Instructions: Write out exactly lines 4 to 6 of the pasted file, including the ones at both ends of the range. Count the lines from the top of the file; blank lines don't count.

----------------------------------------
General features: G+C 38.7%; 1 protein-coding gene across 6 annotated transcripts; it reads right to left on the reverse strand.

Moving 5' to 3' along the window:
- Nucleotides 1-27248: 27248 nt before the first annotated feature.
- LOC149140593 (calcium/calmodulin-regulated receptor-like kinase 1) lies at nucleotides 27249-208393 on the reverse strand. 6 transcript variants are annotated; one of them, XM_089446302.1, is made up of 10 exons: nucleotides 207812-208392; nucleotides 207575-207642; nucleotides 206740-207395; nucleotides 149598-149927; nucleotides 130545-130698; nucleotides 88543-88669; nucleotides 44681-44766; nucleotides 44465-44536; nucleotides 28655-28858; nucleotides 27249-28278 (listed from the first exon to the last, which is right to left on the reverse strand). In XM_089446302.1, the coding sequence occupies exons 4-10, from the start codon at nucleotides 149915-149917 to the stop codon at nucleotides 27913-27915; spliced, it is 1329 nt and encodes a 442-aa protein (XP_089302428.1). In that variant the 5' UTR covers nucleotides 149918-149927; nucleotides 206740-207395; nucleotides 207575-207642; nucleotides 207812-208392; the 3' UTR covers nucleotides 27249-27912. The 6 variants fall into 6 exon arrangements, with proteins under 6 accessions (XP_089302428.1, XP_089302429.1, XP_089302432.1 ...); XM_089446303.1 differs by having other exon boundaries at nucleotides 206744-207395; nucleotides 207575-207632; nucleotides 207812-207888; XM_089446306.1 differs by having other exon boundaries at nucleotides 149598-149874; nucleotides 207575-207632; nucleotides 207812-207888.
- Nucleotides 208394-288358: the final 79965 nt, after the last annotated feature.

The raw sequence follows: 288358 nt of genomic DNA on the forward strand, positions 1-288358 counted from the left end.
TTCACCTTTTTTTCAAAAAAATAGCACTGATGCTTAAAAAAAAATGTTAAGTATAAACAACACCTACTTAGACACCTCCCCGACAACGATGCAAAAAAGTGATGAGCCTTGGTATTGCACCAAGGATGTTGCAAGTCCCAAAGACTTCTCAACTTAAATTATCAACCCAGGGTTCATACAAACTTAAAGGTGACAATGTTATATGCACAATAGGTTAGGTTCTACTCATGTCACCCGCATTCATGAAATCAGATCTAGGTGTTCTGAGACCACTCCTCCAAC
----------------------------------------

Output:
- LOC149140593 (calcium/calmodulin-regulated receptor-like kinase 1) lies at nucleotides 27249-208393 on the reverse strand. 6 transcript variants are annotated; one of them, XM_089446302.1, is made up of 10 exons: nucleotides 207812-208392; nucleotides 207575-207642; nucleotides 206740-207395; nucleotides 149598-149927; nucleotides 130545-130698; nucleotides 88543-88669; nucleotides 44681-44766; nucleotides 44465-44536; nucleotides 28655-28858; nucleotides 27249-28278 (listed from the first exon to the last, which is right to left on the reverse strand). In XM_089446302.1, the coding sequence occupies exons 4-10, from the start codon at nucleotides 149915-149917 to the stop codon at nucleotides 27913-27915; spliced, it is 1329 nt and encodes a 442-aa protein (XP_089302428.1). In that variant the 5' UTR covers nucleotides 149918-149927; nucleotides 206740-207395; nucleotides 207575-207642; nucleotides 207812-208392; the 3' UTR covers nucleotides 27249-27912. The 6 variants fall into 6 exon arrangements, with proteins under 6 accessions (XP_089302428.1, XP_089302429.1, XP_089302432.1 ...); XM_089446303.1 differs by having other exon boundaries at nucleotides 206744-207395; nucleotides 207575-207632; nucleotides 207812-207888; XM_089446306.1 differs by having other exon boundaries at nucleotides 149598-149874; nucleotides 207575-207632; nucleotides 207812-207888.
- Nucleotides 208394-288358: the final 79965 nt, after the last annotated feature.

The raw sequence follows: 288358 nt of genomic DNA on the forward strand, positions 1-288358 counted from the left end.